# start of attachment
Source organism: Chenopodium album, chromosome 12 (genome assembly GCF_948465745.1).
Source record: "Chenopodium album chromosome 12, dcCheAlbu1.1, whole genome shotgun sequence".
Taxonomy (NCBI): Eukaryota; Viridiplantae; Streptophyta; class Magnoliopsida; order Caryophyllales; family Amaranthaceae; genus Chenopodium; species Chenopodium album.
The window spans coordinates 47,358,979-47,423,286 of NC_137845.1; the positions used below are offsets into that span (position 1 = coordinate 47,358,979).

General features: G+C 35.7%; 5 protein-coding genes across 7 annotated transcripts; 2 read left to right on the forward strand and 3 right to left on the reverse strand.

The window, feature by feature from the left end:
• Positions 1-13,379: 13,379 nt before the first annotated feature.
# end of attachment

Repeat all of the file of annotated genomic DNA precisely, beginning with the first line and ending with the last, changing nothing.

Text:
Source organism: Chenopodium album, chromosome 12 (genome assembly GCF_948465745.1).
Source record: "Chenopodium album chromosome 12, dcCheAlbu1.1, whole genome shotgun sequence".
Taxonomy (NCBI): Eukaryota; Viridiplantae; Streptophyta; class Magnoliopsida; order Caryophyllales; family Amaranthaceae; genus Chenopodium; species Chenopodium album.
The window spans coordinates 47,358,979-47,423,286 of NC_137845.1; the positions used below are offsets into that span (position 1 = coordinate 47,358,979).

General features: G+C 35.7%; 5 protein-coding genes across 7 annotated transcripts; 2 read left to right on the forward strand and 3 right to left on the reverse strand.

The window, feature by feature from the left end:
• Positions 1-13,379: 13,379 nt before the first annotated feature.